A Walk Through the Sierra

Picture of Erika Harvey

Erika Harvey

Project Manager, Climate Vulnerability Assessment

This past January, I got a text from my trail family asking if I was interested in going on a backpacking trip for 12 days in the Southern Sierra in August. Without hesitation, I said yes. Little did I know how this trip would impact my life, let alone bring perspective to the Sierra Nevada Climate Vulnerability Assessment project I had just joined.

Multi-day backpacking trips offer a different perspective than day trips. One isn’t better than the other, they’re just different. Day trips can sometimes feel rushed, whereas when hiking through the backcountry day after day, your senses start to settle and you start noticing details that aren’t as obvious at first glance.

Backpackers in the eastern Sierra
Photo of a 12-day back pack in the Southern Sierra, by Erika Harvey

I realized this after a long day on the trail. A beautiful warm day, but one of those days where my sole mission was the efficiency of getting camp set up so I could jump in the water and then eat my freeze-dried mushroom risotto.

I had just finished setting up my tent. Golden hour had already begun. I could feel the tightness in my calves and on the bottoms of my feet, and the strain in the back of my neck from looking down. I stripped off my socks and shoes and dove into the lake.

As my body started to feel the calming effect of the cold water, I began to forget about the aches and pains. Nothing mattered at that moment except for my surroundings.

It was my favorite time of day on the trail—the “in-between.”

Eastern Sierra backpackin trip alpenglow
Golden Hour Basecamp, photo by Erika Harvey

The time in-between golden hour and twilight when the sun drops behind the mountains, casting dramatic shadows onto the landscape. The colors became rich hues of purple, pink, and orange. The daytime winds calmed, creating a mirror effect on the water. Golden trout danced on the lake. Temperatures started to drop.

Everyone pulled on their layers of down and fleece and we sat in our chairs waiting for our dinners to cook. And for the first time that day, we felt grounded.

The incense of cedar, sage, and fir became stronger. And aside from the “plop plop” of the trout, and the cicadas buzzing in the distance, there was a moment of true quiet.  In that moment I began to reflect on the extreme relevance of the climate data I had been collecting and analyzing over the past 6 months.

The Sierra Nevada and California depend on snowpack and glaciers. The snow cover accumulation is a source of surface water and acts as a reflector of sunlight, creating a cooler surface climate. When there isn’t precipitation, glaciers become a source of water for vegetation and animals. Shrinkage of these glaciers leads to drier conditions, leading to ecological consequences, and poses a fire risk to higher elevations.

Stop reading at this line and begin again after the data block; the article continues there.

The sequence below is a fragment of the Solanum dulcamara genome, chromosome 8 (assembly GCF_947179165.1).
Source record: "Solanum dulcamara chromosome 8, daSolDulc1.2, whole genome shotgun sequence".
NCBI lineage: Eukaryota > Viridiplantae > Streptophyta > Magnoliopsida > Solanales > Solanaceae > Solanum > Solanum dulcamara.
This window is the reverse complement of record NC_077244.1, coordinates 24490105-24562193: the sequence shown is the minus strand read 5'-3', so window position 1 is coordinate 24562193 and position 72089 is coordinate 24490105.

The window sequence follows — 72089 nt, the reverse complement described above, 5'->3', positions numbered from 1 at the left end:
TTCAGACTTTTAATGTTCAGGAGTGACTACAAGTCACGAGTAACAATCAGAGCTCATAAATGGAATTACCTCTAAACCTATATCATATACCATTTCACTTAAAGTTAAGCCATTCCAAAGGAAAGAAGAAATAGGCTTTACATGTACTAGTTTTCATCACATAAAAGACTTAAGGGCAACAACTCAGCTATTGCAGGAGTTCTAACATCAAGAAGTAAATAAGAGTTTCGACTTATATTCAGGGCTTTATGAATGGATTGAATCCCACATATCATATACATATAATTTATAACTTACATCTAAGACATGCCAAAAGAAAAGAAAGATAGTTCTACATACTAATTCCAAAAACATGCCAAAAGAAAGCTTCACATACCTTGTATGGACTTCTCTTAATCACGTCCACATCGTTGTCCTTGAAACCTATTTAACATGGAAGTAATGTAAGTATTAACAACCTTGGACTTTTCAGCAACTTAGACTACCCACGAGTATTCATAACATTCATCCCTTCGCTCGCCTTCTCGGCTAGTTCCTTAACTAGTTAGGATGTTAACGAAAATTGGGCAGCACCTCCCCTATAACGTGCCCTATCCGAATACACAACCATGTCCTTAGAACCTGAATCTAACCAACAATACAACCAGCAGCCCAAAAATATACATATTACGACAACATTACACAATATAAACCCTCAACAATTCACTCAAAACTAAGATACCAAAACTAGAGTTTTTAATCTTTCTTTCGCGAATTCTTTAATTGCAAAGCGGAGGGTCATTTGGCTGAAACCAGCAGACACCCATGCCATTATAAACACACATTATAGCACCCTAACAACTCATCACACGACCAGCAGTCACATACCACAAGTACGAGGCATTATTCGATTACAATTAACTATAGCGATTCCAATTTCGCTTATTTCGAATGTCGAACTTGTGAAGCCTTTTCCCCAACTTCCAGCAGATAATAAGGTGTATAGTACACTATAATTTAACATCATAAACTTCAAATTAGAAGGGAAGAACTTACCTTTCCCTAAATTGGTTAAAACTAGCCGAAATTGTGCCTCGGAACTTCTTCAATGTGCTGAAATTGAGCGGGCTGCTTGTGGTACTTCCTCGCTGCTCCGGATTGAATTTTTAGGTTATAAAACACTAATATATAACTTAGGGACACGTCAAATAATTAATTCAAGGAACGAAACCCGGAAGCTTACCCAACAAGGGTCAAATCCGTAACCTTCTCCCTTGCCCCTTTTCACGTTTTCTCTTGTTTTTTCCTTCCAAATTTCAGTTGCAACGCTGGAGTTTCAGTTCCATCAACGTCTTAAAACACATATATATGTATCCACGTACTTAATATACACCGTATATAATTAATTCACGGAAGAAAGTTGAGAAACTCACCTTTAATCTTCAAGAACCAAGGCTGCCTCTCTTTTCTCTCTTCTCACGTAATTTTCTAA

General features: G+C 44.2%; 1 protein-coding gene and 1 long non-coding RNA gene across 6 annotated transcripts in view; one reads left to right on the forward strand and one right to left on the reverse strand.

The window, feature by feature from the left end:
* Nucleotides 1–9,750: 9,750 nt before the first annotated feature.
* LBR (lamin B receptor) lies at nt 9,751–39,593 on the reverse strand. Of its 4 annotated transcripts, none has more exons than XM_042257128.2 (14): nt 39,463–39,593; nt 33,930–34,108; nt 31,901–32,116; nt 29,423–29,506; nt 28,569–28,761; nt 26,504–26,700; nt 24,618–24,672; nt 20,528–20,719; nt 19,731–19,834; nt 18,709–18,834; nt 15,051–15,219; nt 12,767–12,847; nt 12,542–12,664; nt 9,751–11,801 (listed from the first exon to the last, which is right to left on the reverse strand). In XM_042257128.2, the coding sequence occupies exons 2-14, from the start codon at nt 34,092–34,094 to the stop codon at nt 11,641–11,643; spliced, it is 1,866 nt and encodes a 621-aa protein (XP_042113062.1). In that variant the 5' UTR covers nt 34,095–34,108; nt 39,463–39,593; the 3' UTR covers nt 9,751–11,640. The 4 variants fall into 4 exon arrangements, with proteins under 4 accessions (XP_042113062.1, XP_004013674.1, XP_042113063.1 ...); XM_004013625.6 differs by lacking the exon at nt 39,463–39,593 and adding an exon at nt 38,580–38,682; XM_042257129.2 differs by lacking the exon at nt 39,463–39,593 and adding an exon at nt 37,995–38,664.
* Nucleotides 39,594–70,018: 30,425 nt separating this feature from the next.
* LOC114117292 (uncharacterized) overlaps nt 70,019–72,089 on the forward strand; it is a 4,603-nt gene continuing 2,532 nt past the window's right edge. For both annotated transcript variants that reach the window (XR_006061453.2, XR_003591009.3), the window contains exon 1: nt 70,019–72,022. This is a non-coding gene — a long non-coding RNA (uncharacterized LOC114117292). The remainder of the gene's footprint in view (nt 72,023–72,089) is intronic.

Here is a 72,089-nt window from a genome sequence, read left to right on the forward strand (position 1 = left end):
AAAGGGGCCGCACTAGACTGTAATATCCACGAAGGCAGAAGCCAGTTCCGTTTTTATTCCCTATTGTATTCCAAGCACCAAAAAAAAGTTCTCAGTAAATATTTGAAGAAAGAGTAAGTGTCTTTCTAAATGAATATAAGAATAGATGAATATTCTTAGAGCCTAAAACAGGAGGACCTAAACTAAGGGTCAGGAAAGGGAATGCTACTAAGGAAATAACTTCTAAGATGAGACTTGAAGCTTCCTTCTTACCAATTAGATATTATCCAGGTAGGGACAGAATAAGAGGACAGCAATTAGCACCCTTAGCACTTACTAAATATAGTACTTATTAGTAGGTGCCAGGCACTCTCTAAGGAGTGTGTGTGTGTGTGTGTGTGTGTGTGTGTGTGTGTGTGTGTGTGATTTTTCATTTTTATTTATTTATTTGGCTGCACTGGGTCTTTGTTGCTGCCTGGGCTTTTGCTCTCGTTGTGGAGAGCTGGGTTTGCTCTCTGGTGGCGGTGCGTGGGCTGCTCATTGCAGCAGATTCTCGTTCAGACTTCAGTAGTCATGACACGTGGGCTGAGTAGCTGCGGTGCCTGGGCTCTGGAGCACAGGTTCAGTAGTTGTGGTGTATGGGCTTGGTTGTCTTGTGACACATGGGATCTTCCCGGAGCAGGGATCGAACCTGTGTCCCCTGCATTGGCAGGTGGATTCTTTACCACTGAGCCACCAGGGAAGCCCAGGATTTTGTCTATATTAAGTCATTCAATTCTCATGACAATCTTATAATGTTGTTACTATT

Woman sits by swimming hole along eastern sierra stream
Swimming in the Southern Sierra, photo by Erika Harvey

The rising temperatures and glacial receding also influence alpine lake water temperatures, streamflow, and forest health. During my time on the trail, I noticed these ecological consequences firsthand. As pleasant as it was to swim in 68-degree lakes at 10-11,000ft, it was also very concerning. 

Climate impacts, the same quantified by the data I have been gathering for the Vulnerability Assessment, were obvious all along our 74-mile journey, trees that should have been thriving were dying. Meadows that should have been booming with peak runoff were dry. Year-round snowpacks that should have been resting at 11-13,000 foot passes were gone. 

It became clear that the Sierra is changing. 

Eastern Sierra backpacking trip alpenglow, Goddard glacier
Goddard Glacier, Photo by Erika Harvey

The picture above is of Goddard Glacier in the Sierra Nevada, the same glacier pictured below. All these photos were taken in August. The difference between 2004 and 2021 (just 17 years) is huge, let alone the comparison from this year to 1908. These changes are attributed to warming temperatures and less snowpack replenishment. 

My work on the Sierra Nevada Climate Vulnerability Assessment involves collecting and analyzing data that quantifies what I saw with my own eyes on this backpacking trip last August. For more information on the Vulnerability Assessment, including how this work will identify environmental, social, and economic climate vulnerabilities specific to the Sierra Nevada region, while also providing communities with the data and technical support they need to undertake climate planning and priority-project identification, click here

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